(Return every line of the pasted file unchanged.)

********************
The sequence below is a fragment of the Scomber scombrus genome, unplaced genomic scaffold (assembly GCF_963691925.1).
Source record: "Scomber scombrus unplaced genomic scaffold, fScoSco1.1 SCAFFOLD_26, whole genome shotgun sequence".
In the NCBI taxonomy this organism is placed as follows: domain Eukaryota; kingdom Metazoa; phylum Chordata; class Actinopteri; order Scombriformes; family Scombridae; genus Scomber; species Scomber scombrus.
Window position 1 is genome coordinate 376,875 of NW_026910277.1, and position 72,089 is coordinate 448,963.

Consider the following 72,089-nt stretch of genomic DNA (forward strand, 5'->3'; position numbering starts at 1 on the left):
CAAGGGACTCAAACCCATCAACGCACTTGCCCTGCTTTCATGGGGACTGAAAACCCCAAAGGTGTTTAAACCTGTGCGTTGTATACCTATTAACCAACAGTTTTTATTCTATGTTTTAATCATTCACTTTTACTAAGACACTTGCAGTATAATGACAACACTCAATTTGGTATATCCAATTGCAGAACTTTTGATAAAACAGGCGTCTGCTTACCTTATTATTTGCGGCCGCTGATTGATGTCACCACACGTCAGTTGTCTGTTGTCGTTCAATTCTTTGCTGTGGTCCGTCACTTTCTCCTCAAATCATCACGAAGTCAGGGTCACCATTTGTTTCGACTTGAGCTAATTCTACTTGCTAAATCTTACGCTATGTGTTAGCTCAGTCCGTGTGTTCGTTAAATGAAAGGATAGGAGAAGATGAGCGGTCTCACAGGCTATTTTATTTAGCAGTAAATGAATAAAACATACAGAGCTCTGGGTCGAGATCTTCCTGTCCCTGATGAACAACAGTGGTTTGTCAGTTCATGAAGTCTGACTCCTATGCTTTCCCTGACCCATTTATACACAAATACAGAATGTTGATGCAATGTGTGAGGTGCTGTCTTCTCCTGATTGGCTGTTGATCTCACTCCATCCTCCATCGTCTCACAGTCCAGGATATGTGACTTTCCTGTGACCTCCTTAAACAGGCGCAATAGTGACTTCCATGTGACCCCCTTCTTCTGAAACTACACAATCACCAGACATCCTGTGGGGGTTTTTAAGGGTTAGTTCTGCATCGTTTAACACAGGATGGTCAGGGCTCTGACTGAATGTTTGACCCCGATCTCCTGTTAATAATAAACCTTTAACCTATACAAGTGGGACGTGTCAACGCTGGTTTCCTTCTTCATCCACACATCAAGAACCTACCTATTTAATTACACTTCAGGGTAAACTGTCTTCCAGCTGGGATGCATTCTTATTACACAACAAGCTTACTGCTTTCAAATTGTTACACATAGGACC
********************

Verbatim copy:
The sequence below is a fragment of the Scomber scombrus genome, unplaced genomic scaffold (assembly GCF_963691925.1).
Source record: "Scomber scombrus unplaced genomic scaffold, fScoSco1.1 SCAFFOLD_26, whole genome shotgun sequence".
In the NCBI taxonomy this organism is placed as follows: domain Eukaryota; kingdom Metazoa; phylum Chordata; class Actinopteri; order Scombriformes; family Scombridae; genus Scomber; species Scomber scombrus.
Window position 1 is genome coordinate 376,875 of NW_026910277.1, and position 72,089 is coordinate 448,963.

Consider the following 72,089-nt stretch of genomic DNA (forward strand, 5'->3'; position numbering starts at 1 on the left):
CAAGGGACTCAAACCCATCAACGCACTTGCCCTGCTTTCATGGGGACTGAAAACCCCAAAGGTGTTTAAACCTGTGCGTTGTATACCTATTAACCAACAGTTTTTATTCTATGTTTTAATCATTCACTTTTACTAAGACACTTGCAGTATAATGACAACACTCAATTTGGTATATCCAATTGCAGAACTTTTGATAAAACAGGCGTCTGCTTACCTTATTATTTGCGGCCGCTGATTGATGTCACCACACGTCAGTTGTCTGTTGTCGTTCAATTCTTTGCTGTGGTCCGTCACTTTCTCCTCAAATCATCACGAAGTCAGGGTCACCATTTGTTTCGACTTGAGCTAATTCTACTTGCTAAATCTTACGCTATGTGTTAGCTCAGTCCGTGTGTTCGTTAAATGAAAGGATAGGAGAAGATGAGCGGTCTCACAGGCTATTTTATTTAGCAGTAAATGAATAAAACATACAGAGCTCTGGGTCGAGATCTTCCTGTCCCTGATGAACAACAGTGGTTTGTCAGTTCATGAAGTCTGACTCCTATGCTTTCCCTGACCCATTTATACACAAATACAGAATGTTGATGCAATGTGTGAGGTGCTGTCTTCTCCTGATTGGCTGTTGATCTCACTCCATCCTCCATCGTCTCACAGTCCAGGATATGTGACTTTCCTGTGACCTCCTTAAACAGGCGCAATAGTGACTTCCATGTGACCCCCTTCTTCTGAAACTACACAATCACCAGACATCCTGTGGGGGTTTTTAAGGGTTAGTTCTGCATCGTTTAACACAGGATGGTCAGGGCTCTGACTGAATGTTTGACCCCGATCTCCTGTTAATAATAAACCTTTAACCTATACAAGTGGGACGTGTCAACGCTGGTTTCCTTCTTCATCCACACATCAAGAACCTACCTATTTAATTACACTTCAGGGTAAACTGTCTTCCAGCTGGGATGCATTCTTATTACACAACAAGCTTACTGCTTTCAAATTGTTACACATAGGACC